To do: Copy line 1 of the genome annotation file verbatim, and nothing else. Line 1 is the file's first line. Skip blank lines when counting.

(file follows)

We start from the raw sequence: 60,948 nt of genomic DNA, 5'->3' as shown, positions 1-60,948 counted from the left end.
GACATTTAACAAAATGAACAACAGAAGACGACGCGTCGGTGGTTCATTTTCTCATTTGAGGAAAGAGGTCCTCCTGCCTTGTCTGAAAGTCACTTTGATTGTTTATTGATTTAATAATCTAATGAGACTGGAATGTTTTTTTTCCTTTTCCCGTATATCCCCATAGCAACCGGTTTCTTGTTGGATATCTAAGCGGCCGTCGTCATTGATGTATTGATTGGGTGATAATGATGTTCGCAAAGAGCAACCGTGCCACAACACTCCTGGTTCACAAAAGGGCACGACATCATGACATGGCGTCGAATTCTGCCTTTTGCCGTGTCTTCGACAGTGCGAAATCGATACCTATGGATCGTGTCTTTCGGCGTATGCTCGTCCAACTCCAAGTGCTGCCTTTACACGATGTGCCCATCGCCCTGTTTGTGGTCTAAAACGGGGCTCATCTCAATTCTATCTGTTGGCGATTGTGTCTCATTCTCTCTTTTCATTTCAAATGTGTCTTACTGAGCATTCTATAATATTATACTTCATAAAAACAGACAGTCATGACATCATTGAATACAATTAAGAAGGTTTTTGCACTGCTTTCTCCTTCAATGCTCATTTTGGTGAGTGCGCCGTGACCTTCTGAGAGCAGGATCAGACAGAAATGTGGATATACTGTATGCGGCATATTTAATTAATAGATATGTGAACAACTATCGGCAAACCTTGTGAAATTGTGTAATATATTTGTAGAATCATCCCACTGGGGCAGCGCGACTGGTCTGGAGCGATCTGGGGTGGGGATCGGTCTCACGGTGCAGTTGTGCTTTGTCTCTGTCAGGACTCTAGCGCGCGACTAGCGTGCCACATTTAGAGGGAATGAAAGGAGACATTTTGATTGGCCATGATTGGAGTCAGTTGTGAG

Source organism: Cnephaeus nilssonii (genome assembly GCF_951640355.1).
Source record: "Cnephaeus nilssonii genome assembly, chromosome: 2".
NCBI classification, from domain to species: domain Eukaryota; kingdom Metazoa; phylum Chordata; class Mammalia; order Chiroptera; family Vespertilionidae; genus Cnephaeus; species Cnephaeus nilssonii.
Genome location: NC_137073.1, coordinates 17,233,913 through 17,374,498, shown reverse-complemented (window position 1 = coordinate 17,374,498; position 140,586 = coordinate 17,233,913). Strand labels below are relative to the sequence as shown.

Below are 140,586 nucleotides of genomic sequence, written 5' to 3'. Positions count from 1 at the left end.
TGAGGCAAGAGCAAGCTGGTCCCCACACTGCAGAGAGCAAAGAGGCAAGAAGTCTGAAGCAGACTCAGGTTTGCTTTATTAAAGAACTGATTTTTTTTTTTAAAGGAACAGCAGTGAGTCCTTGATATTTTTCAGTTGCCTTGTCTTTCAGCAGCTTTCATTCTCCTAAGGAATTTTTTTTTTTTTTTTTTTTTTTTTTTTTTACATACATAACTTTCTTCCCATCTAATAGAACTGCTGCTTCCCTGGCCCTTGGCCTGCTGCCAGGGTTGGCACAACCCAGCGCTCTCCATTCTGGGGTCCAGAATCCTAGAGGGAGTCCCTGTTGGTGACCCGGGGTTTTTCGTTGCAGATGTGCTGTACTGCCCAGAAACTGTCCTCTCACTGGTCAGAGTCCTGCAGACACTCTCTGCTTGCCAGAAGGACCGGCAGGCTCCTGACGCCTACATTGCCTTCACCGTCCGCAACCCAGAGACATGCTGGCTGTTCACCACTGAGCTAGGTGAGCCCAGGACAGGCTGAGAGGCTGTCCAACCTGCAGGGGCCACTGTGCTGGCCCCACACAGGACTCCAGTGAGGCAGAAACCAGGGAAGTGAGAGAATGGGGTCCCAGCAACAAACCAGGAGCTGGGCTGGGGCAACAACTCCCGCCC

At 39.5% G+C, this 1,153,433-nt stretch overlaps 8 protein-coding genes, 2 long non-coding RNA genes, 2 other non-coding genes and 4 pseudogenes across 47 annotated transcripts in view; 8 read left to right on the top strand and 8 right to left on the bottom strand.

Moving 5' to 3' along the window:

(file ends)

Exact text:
We start from the raw sequence: 60,948 nt of genomic DNA, 5'->3' as shown, positions 1-60,948 counted from the left end.